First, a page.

Rich Kids: A History of Shopping Malls in Tehran ★★★★☆ / Crocodile Fever ★★★★☆ / Enough ★★★☆☆
The Traverse’s curated programme is always a cornerstone of the Edinburgh Fringe, although it doesn’t always offer the most exciting work. But the opening weekend there brought some thrills, if no out-and-out smash hit.
Rich Kids: A History of Malls in Tehran contains a metaphor for its own structure: Javaad Alipoor and Kirsty Housley’s play discusses how human history is buried in geological layers in the earth. Their show, although only an hour-long, is itself densely packed with layers of narrative and meaning, uncovered by Alipoor and fellow performer Peyvand Sadeghian.
On the surface, it tells the true story of Hossein Rabbani-Shirazi and Parivash Akbarzadeh – two rich kids of Tehran, the sort you’ve probably gawped at on Instagram. Their story starts with a car crash; the audience is instructed to follow an account on Instagram, to scroll back through their lives with the performers – itself a kind of digital dig, an addictive archaeological backward spin.
There’s a discursive, essay-like structure to Rich Kids: Alipoor and Sadeghian look at everything from how the excesses of these young people bring shame on their revolutionary parents, to how Iranian oil-fuelled colonisation and global expansion by the west. And they also take the really, really long view – looking at the collapse of ancient civilizations, how long the stuff we consume today will last in the ground (a mobile phone: about five million years), and how completely mind-bending it is for us to consider time on such a scale.
There’s a dazzling amount going on – too much, arguably, although that in itself serves to re-enforce points about our present state of digital overload and conspicuous consumption. The problem is that the performers don’t always feel completely in control of this: segments where Sadeghian broadcasts live Instagram stories create an intentionally chaotic chatter as everyone watches at slightly different times – but you also genuinely can’t follow what she’s saying. The wifi is dodgy, and too much time and energy feels expended on tech which ought to be serving the story, not obscuring it.
Crocodile Fever also throws a lot at its audience – and while for much of the show, Meghan Tyler’s heightened, pitch-black comedy is impressively taut, its ending (which I won’t spoil) feels like its runs away from her somewhat. Still, I loved its whip-crack script and the audaciousness of the frankly bananas finale.
We’re in south Armagh in 1989. Alannah and Fianna are sisters, who haven’t seen each other for 11 years; Fianna has been in prison, and then joined the IRA. Alannah is still in the family home, looking after their paralysed father. There’s a shrine to their dead mother on the wall – a doll’s house-pink wall, next to a doll’s house-pink kitchen than Alannah cleans obsessively.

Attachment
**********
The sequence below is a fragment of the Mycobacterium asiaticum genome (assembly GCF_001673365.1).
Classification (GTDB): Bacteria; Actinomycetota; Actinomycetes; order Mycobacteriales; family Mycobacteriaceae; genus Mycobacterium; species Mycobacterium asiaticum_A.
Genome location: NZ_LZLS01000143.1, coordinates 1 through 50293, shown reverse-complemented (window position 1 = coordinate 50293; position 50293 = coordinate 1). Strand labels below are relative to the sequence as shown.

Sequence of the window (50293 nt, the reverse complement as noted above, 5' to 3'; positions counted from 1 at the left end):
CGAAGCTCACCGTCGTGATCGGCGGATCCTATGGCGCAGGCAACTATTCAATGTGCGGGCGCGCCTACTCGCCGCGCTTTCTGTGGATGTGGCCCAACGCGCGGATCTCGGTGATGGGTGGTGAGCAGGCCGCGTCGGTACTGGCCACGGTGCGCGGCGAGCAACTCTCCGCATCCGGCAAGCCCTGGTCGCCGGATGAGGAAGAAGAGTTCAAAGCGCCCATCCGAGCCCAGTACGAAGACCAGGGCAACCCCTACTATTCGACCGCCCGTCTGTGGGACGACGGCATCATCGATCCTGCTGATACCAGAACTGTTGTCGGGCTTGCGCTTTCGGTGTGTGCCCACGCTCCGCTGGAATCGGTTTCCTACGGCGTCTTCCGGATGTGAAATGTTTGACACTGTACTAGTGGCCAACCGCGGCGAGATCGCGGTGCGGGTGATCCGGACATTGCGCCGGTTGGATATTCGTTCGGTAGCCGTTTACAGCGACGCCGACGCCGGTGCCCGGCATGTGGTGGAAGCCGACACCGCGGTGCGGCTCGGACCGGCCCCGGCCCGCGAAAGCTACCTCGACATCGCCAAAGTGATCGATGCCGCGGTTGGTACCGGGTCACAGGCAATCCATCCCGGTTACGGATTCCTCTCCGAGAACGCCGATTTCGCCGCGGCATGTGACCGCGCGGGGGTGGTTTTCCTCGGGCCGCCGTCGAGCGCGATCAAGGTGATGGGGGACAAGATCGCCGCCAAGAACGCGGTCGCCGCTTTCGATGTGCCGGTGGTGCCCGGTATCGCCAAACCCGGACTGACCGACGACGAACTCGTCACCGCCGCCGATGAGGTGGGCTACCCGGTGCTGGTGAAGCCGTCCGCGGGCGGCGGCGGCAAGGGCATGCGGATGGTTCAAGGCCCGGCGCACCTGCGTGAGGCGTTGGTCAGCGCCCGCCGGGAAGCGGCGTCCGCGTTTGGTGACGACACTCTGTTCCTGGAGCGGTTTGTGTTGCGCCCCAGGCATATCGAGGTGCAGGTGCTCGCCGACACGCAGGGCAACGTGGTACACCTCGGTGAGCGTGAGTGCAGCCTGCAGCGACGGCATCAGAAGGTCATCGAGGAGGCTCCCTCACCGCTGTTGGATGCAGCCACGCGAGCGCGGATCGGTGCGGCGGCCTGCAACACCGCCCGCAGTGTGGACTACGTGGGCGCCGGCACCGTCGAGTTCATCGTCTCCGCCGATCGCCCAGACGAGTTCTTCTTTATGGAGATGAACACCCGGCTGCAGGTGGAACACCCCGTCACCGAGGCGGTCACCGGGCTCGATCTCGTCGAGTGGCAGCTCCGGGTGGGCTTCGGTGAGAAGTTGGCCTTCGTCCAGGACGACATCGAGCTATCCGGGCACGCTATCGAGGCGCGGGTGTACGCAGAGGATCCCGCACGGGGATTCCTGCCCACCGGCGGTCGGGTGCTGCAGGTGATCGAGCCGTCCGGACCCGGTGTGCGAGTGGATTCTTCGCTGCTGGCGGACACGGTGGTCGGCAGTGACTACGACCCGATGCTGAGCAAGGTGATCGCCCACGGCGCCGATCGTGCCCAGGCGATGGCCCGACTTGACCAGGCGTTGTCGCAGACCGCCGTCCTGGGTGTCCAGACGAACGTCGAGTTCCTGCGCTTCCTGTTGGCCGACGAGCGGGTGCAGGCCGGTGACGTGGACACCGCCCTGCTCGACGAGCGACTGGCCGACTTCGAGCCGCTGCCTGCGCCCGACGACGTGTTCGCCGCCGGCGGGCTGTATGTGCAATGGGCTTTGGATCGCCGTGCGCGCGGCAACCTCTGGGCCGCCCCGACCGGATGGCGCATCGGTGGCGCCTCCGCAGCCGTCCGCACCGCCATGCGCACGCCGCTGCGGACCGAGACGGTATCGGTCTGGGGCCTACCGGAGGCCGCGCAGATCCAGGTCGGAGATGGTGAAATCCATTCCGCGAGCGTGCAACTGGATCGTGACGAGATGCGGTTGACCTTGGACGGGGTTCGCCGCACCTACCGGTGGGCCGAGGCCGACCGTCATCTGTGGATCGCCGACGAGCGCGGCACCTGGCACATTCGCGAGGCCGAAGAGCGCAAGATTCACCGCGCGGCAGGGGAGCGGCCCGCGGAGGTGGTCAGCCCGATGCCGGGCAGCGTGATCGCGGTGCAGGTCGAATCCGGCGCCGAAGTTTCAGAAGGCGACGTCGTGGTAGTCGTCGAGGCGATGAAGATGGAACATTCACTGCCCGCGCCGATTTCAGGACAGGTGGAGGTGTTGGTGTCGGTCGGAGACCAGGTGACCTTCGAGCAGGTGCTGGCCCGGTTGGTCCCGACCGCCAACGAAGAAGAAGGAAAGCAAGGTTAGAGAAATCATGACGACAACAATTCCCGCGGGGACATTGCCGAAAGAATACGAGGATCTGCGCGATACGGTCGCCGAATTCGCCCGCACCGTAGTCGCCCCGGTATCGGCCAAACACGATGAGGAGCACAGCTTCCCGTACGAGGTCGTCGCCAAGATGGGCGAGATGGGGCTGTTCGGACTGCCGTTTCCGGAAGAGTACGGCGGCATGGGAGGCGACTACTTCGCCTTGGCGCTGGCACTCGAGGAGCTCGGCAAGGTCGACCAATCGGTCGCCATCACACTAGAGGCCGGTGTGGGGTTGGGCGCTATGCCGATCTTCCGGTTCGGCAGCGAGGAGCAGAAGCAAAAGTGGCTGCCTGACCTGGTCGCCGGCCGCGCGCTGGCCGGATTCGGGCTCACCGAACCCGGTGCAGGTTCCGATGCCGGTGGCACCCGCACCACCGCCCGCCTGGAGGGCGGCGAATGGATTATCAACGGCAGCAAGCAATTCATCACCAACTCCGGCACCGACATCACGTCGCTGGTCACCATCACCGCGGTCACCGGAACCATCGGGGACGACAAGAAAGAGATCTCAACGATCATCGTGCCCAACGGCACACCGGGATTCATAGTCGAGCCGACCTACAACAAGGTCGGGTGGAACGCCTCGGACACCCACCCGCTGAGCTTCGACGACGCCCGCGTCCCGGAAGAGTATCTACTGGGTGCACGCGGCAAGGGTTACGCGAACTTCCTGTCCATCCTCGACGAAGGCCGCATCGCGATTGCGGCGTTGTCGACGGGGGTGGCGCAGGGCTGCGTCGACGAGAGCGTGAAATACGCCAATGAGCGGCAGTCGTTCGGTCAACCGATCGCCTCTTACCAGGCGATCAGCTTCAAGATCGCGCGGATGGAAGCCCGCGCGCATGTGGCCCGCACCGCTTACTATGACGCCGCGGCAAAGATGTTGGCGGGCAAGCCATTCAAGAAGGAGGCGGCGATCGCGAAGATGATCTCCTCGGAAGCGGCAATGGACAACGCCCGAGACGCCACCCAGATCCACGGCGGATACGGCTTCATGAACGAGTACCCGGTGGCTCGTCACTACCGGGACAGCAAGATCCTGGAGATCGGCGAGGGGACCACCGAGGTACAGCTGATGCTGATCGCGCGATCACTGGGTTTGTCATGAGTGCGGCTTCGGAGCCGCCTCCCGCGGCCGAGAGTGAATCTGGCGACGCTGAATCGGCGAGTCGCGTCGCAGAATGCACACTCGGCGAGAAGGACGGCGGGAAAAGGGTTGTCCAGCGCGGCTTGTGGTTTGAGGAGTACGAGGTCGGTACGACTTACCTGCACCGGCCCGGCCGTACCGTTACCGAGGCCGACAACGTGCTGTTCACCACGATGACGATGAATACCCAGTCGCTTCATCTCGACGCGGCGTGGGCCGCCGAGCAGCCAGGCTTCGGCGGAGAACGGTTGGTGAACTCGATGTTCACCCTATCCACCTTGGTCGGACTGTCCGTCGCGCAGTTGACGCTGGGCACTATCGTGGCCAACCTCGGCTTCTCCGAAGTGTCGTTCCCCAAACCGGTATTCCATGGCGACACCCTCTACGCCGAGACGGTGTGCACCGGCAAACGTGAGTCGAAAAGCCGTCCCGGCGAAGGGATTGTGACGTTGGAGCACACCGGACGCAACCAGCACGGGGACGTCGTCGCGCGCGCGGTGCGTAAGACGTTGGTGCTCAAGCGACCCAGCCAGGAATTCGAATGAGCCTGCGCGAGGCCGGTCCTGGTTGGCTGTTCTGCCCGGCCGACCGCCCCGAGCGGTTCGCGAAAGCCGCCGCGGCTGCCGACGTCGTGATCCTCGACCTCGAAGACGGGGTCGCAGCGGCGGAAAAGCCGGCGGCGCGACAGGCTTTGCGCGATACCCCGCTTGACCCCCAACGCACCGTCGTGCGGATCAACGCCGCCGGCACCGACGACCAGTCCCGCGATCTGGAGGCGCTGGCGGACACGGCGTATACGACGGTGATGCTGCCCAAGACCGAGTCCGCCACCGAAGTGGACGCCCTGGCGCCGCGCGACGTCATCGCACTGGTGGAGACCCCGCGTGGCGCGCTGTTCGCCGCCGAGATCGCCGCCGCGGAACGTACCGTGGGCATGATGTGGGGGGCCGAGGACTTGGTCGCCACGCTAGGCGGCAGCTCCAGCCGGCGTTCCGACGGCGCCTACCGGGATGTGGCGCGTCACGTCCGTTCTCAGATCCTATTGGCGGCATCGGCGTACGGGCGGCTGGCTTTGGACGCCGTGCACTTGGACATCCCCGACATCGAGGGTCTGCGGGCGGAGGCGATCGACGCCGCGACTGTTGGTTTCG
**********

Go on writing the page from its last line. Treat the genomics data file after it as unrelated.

Fianna bursts back in through the window, and soon they’re on the gin and the rum, wrestling with long-held resentments, guilt, and a shared desire to wreak bloody vengeance on their father, for crimes that will slowly be revealed. Fianna tells Alannah how the Asmat tribe kill and eat crocodiles that they believe to be the reincarnation of evil people – symbolic guidance for their revenge that will inflate itself monstrously in Tyler’s vivid imagination.
Line-by-line her writing is wickedly funny, while its gleefully gruesome look at Troubles-era Ireland inevitably recalls Martin McDonagh. And it’s motored by two great performances: Lucianne McEvoy is frantic and twitchy as the uptight, rigid Alannah, while Lisa Dwyer Hogg has a sweary swagger as the volatile Fianna. Snapping stuff.
Things at first appear to be much more under control in Stef Smith’s Enough. Jane and Toni look at us with fixed faux smiles; they speak with a shiny smooth gloss. “I am safety.” “I am sex.” “I am here to serve.” They are flight attendants, neat in blue suits. And they are old friends. Jane is wife and mother, and obsessed with doing up her house; Toni is single, yearning for a promotion – and for someone just to hold her. Her not-boyfriend (“just sex”) is only interested in, well, just sex.
The cracks begin to show quickly, in their air hostess polish first of all: there’s wry humour in how they break out from flight attendant-speak into swearing grumbles about crap hotel rooms, the need to get on the sauvignon blanc. But the cracks soon spread through everything – their sense of selves and their friendship, but also the natural world. The ground begins to shake. Something is breaking, splitting, cracking. Something is trying to push up and out.
Is all this real? Or just an extended metaphor, for the women’s squashed down frustration and misery at their small, unfulfilled lives?
Smith’s play has its own degree of polish, and there’s a staccato poetry to the women’s short, repetitive lines. Bryony Shanahan’s production is atmospheric, but I wished that Smith had committed more fully to brooding strangeness of her text, which features striking images but rarely follows through. Louise Ludgate and Amanda Wright have a cool command of this often stylish, suggestive material, but it’s not enough for Enough to really take flight.
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